Australian home credit growth 'anaemic'
By Steve Binge

Australian home credit growth 'anaemic'

Credit growth for Australian property has been 'anaemic' going into 2013, according to the Global Property Guide. Figures from the Reserve Bank of Australia have shown that loans acquired to buy homes rose by 0.4 per cent in January, up from 0.3 per cent growth recorded in December. However, compared to the same period in 2012, when loans granted grew by 4.4 per cent, this figure is arguably disappointing.

Slowing growth in the country has been attributed to consumers in Australia holding back spending and borrowing - a trend that has been in place for some time. Consequently, the central bank has decided to freeze rate cuts this month, while benchmark rates will remain at three per cent to keep the balance between the country's domestic growth and the static rate of the Australian dollar, analysts at the Global Property Guide claim.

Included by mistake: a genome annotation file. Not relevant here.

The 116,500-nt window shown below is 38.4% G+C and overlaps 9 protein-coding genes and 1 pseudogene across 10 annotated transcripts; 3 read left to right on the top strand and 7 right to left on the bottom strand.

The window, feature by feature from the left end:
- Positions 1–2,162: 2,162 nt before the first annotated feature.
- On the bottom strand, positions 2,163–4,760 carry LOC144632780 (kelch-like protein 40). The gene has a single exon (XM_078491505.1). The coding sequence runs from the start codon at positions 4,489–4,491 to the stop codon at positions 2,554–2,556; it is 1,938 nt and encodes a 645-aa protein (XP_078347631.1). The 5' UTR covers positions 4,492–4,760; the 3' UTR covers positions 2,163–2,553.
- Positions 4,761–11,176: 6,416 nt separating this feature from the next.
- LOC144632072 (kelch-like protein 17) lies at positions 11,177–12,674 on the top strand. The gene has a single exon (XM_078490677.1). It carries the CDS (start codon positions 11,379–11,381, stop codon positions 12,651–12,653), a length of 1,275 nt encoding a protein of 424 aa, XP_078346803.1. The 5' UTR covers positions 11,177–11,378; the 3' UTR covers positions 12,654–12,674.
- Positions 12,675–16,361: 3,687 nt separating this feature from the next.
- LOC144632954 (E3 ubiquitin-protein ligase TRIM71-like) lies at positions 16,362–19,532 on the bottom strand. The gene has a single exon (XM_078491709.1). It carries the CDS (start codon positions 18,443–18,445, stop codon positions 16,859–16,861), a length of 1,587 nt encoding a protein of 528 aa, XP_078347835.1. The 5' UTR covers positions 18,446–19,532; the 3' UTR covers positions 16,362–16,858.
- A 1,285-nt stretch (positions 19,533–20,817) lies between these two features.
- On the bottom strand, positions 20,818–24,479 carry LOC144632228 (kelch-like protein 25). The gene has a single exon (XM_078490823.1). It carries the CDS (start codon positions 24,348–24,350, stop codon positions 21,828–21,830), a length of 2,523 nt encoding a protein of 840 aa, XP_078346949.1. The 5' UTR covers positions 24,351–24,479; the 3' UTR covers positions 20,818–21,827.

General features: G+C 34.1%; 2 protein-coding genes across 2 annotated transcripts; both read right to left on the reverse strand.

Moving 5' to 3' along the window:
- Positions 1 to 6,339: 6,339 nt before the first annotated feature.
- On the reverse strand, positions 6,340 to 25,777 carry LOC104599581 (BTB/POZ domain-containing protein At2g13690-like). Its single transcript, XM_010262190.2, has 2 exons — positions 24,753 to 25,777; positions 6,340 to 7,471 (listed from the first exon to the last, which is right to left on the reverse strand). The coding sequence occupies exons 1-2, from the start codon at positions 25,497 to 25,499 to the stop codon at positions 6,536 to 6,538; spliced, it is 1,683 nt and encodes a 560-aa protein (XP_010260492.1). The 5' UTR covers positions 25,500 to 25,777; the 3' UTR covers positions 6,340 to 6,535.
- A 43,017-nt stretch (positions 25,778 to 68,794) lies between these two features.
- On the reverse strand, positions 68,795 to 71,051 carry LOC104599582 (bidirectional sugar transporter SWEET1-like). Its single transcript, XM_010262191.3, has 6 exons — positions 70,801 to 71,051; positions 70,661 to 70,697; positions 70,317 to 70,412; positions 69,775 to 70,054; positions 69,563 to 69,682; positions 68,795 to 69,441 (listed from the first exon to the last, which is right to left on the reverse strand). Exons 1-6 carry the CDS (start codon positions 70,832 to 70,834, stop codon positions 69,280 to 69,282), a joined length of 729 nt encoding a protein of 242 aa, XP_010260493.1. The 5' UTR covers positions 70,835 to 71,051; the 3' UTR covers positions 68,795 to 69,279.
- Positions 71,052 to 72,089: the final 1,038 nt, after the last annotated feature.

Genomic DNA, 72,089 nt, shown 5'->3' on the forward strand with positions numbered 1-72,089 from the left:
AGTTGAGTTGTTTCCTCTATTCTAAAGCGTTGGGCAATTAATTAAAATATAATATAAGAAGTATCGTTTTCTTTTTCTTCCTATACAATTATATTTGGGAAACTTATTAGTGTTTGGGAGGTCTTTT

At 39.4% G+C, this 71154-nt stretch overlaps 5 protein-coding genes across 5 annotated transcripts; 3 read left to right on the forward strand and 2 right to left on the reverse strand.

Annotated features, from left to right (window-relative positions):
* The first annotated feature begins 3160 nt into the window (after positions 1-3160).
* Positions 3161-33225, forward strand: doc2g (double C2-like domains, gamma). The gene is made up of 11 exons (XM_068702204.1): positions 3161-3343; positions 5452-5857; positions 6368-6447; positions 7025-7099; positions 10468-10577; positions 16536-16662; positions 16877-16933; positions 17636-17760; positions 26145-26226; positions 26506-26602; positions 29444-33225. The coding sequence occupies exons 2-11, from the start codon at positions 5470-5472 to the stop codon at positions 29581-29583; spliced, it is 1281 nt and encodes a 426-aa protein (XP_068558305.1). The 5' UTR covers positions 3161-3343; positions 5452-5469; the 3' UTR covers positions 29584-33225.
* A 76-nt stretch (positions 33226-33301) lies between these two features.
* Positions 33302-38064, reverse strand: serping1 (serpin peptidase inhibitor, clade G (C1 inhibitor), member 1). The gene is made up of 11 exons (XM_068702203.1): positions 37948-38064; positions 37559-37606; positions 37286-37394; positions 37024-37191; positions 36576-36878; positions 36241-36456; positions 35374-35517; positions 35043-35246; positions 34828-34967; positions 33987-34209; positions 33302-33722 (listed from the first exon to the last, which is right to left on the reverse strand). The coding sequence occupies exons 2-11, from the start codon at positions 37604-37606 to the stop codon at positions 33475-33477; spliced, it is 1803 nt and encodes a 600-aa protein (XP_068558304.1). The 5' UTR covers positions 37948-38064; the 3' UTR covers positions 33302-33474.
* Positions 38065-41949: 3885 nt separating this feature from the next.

Paul Bloxham, former RBA board member and chief economist of HSBC Holdings Plc in Sydney, claims that it is "dovish" to keep the dollar from surging too high, while continuing to pursue a rebalancing of GDP growth.

So will freezing rates help to encourage more people to enter the Australian property market? With even the appetite of first-time borrowers remaining subdued, the country may be in for a long wait to recover their pace of growth. RP Data revealed that in 2012, first time buyer numbers are still 17 per cent below the average, despite low interest rates between November and December, the Global Property Guide reported.

Despite this, the Australian property market is expected to remain stable throughout 2013. The latest Fitch Rating report claimed that the country will be one of the only countries that enjoys growth and its mortgage default rate will be among the lowest in the world. Nevertheless, there is little uncertainty about the fact the days of double digit growth have come to an end. There has even been contraction in certain parts of the country, including the Gold Coast. However, for investors, this is likely to mean a new influx of affordable property.
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